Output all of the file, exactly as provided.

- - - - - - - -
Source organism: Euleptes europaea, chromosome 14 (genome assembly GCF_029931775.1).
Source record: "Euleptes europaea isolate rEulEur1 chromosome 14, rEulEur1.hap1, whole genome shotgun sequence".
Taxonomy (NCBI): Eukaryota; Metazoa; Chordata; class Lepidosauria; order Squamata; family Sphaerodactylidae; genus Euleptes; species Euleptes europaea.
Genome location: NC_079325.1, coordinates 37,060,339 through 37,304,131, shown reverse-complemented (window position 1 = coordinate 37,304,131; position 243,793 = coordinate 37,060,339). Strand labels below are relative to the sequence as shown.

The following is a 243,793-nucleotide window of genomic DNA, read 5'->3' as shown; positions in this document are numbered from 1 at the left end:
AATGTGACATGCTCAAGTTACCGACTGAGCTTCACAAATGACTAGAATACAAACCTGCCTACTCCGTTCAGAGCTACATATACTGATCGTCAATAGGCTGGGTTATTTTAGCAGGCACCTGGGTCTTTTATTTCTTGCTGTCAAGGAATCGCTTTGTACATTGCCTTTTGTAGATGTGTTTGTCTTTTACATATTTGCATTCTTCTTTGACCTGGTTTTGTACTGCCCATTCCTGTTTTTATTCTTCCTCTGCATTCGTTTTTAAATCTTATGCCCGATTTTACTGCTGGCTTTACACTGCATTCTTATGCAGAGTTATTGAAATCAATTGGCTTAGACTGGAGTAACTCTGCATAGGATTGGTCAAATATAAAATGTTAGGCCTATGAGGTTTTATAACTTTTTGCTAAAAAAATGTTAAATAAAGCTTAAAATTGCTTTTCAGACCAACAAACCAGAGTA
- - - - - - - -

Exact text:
Source organism: Euleptes europaea, chromosome 14 (genome assembly GCF_029931775.1).
Source record: "Euleptes europaea isolate rEulEur1 chromosome 14, rEulEur1.hap1, whole genome shotgun sequence".
Taxonomy (NCBI): Eukaryota; Metazoa; Chordata; class Lepidosauria; order Squamata; family Sphaerodactylidae; genus Euleptes; species Euleptes europaea.
Genome location: NC_079325.1, coordinates 37,060,339 through 37,304,131, shown reverse-complemented (window position 1 = coordinate 37,304,131; position 243,793 = coordinate 37,060,339). Strand labels below are relative to the sequence as shown.

The following is a 243,793-nucleotide window of genomic DNA, read 5'->3' as shown; positions in this document are numbered from 1 at the left end:
AATGTGACATGCTCAAGTTACCGACTGAGCTTCACAAATGACTAGAATACAAACCTGCCTACTCCGTTCAGAGCTACATATACTGATCGTCAATAGGCTGGGTTATTTTAGCAGGCACCTGGGTCTTTTATTTCTTGCTGTCAAGGAATCGCTTTGTACATTGCCTTTTGTAGATGTGTTTGTCTTTTACATATTTGCATTCTTCTTTGACCTGGTTTTGTACTGCCCATTCCTGTTTTTATTCTTCCTCTGCATTCGTTTTTAAATCTTATGCCCGATTTTACTGCTGGCTTTACACTGCATTCTTATGCAGAGTTATTGAAATCAATTGGCTTAGACTGGAGTAACTCTGCATAGGATTGGTCAAATATAAAATGTTAGGCCTATGAGGTTTTATAACTTTTTGCTAAAAAAATGTTAAATAAAGCTTAAAATTGCTTTTCAGACCAACAAACCAGAGTA